Pilot project was right 90% of the time when social media data was combined with company data.
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The combination of social media analytics with company data predicted customer behavior with up to 90% accuracy in a pilot project completed by HP Labs and HP Global Customer Intelligence, the company said.
Though HP has not announced any specific product plans based on these findings, it is expanding the use of the technology within its own operations and exploring similar pilot projects with some of its large customers. HP called its pilot Project Fusion because it combines two different kinds of data. One is unstructured data, including Amazon.com reviews, customer surveys, and other textual data. The other is structured data, such as customer support tickets, sales transactions, and customer demographics.
Using HP Labs' new text analytics technology, the team first converted the unstructured data into a structured format. Analysts then used standard data-mining and statistical tools to analyze the combined data sets. In one case, social signals predicted support tickets with 90% accuracy. HP also uncovered high correlations between social signals and product sales.
Prasanna Dhore, vice president of customer intelligence at HP, said the kind of analysis his group is doing goes beyond the general measurement of "buzz," which has been the primary market research application of social media monitoring to date. "The results are significant enough to act on," he said. For example, by correlating social media complaints about a product feature that is not working correctly with customer support trouble tickets, an organization could intelligently modify its call center staffing plans to ensure enough of the right people to handle those complaints are on duty, he said.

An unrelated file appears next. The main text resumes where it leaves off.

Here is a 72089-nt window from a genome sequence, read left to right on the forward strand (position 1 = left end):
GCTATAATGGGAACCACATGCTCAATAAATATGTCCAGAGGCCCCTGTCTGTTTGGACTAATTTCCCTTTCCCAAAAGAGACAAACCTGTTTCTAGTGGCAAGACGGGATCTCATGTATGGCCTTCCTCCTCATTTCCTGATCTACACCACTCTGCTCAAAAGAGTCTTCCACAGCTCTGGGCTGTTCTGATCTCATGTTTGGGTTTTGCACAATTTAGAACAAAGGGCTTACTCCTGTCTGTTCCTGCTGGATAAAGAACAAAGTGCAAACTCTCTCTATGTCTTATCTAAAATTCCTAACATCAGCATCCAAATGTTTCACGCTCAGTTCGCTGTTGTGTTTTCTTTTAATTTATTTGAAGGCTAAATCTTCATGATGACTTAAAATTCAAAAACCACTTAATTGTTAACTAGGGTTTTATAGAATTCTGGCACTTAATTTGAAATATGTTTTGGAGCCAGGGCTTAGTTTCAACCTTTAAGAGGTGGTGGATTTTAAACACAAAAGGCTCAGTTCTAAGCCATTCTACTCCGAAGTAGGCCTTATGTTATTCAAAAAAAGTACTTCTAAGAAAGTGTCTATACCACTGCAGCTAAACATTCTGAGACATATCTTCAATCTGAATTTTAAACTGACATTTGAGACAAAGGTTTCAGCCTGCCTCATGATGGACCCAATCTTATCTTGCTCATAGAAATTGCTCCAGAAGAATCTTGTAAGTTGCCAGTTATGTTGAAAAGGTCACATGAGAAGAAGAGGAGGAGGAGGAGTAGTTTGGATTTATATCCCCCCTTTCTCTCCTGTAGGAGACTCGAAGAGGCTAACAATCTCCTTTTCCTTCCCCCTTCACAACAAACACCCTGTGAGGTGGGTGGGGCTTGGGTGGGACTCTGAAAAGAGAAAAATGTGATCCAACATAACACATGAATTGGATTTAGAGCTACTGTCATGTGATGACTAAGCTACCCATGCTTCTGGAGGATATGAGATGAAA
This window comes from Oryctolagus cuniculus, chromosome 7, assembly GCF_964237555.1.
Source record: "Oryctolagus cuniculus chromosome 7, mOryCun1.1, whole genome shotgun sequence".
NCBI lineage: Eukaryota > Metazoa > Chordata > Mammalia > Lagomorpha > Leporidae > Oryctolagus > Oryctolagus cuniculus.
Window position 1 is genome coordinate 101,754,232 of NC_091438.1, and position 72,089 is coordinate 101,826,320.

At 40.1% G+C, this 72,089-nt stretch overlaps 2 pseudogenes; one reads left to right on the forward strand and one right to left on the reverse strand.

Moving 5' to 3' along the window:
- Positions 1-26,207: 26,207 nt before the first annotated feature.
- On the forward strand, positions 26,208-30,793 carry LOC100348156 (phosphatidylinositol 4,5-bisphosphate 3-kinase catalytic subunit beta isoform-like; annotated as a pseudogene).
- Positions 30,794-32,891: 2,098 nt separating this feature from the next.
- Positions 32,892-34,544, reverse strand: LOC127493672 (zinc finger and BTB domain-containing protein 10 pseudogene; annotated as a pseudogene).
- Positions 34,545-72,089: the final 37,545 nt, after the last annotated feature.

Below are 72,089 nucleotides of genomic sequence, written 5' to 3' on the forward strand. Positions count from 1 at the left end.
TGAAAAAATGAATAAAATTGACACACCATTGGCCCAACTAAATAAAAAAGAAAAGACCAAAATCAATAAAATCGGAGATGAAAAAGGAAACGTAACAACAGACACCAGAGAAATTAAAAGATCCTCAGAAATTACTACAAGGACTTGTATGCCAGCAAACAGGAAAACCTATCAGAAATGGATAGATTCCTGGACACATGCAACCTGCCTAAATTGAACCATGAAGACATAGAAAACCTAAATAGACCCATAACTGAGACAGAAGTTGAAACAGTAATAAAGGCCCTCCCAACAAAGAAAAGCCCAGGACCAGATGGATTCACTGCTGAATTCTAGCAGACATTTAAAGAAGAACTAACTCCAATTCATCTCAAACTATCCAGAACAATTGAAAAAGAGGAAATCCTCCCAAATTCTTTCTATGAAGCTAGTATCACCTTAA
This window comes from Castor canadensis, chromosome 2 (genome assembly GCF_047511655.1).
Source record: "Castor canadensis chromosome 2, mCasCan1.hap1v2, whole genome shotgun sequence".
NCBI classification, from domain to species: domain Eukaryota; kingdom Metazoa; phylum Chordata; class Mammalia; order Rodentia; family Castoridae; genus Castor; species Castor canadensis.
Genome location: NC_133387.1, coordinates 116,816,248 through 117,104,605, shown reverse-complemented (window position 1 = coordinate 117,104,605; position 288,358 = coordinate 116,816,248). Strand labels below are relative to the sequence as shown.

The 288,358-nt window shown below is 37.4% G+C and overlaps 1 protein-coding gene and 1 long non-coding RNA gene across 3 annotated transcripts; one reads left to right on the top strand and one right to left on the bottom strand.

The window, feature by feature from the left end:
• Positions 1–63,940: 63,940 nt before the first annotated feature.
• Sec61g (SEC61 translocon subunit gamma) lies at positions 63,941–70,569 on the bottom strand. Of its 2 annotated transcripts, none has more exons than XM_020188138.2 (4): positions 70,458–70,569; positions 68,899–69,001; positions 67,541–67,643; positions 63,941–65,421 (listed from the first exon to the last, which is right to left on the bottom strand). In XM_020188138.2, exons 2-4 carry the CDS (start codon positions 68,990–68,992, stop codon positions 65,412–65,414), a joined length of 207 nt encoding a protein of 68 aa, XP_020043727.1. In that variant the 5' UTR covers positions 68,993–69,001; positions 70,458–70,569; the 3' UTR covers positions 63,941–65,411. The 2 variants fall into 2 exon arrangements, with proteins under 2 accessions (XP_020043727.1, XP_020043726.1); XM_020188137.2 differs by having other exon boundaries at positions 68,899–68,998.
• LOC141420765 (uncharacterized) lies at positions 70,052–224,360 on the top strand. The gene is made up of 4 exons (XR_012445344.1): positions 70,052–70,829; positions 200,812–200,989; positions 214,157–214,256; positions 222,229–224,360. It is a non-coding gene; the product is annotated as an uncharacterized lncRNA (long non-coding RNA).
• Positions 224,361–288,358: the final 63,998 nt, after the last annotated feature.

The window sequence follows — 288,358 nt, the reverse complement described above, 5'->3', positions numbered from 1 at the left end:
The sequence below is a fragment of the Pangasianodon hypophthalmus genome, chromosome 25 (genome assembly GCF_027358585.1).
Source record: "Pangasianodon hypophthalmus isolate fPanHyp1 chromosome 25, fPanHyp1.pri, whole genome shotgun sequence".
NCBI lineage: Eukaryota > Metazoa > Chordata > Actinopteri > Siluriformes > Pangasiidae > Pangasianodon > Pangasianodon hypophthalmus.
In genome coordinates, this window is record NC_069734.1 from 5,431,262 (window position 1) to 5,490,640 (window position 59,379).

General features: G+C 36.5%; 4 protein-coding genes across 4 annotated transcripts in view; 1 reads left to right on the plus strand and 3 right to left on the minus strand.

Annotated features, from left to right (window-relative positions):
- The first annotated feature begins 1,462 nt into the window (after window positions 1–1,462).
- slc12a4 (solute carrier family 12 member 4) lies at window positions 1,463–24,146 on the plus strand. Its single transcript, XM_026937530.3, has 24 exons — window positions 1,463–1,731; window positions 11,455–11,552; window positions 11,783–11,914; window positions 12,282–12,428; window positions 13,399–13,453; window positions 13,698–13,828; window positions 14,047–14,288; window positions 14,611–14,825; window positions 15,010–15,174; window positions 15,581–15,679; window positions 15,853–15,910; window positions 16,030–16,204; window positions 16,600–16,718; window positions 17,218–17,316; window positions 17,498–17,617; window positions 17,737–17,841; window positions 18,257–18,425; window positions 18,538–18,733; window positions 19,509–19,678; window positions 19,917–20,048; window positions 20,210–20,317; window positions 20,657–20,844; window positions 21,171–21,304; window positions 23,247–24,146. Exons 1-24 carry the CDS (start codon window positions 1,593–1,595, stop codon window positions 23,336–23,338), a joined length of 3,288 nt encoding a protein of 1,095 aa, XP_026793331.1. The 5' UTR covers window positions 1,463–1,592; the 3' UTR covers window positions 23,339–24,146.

One way the HP team made social data analysis more meaningful was to drive the analysis to a deeper level of granularity, Dhore said in an interview. As an example, he points to this comment culled from customer reviews: "I don't know what people are complaining about regarding the software but it installed seamlessly and is intuitive in its operations. Even though I am dissatisfied with the paper tray, all together I am happy with this printer." There are several sentiments expressed in that one comment--about the software, the paper tray, and the customer's overall impression.
Rather than doing sentiment analysis on the statement as a whole, HP designed its analysis to score statements about each aspect of the product separately. To accomplish this, HP went through the process of identifying key aspects of the printer analyzed during the pilot project so it could see what people were saying about the ink, the print head, the setup, the paper tray, the print quality, and so on. Another way of applying this data is as feedback to product development, Dhore said. For example, if people are generally happy with the print quality, it might be time to divert more resources to something they are less satisfied with, such as the setup process.
Similarly, HP can apply the same type of analysis to competitive products, so if one that consumers are comparing HP's offering against has dramatically better print quality, the company can investigate to see what that competitor is doing right, he said.
"Today, there are the listening parts of the organization and the data parts of the organization--that won't be the case in the future," Hofer-Shall said in an interview. Social media monitoring is typically owned by the marketing organization, while company data is controlled by IT, but the two camps need to bring the data together to use it to maximum effect, he said.
Though matching social media profiles to specific customer records can be difficult, HP's examples show how social data about general sentiments and trends can be useful even in the absence of that matching, he said.
Hofer-Shall said he will be interested to see how HP's recent acquisition of Autonomy plays into its social media analytics plans, because Autonomy brings many relevant search and text analytics technologies to the table. Dhore's pilot project predated that acquisition and was based on HP's own software development.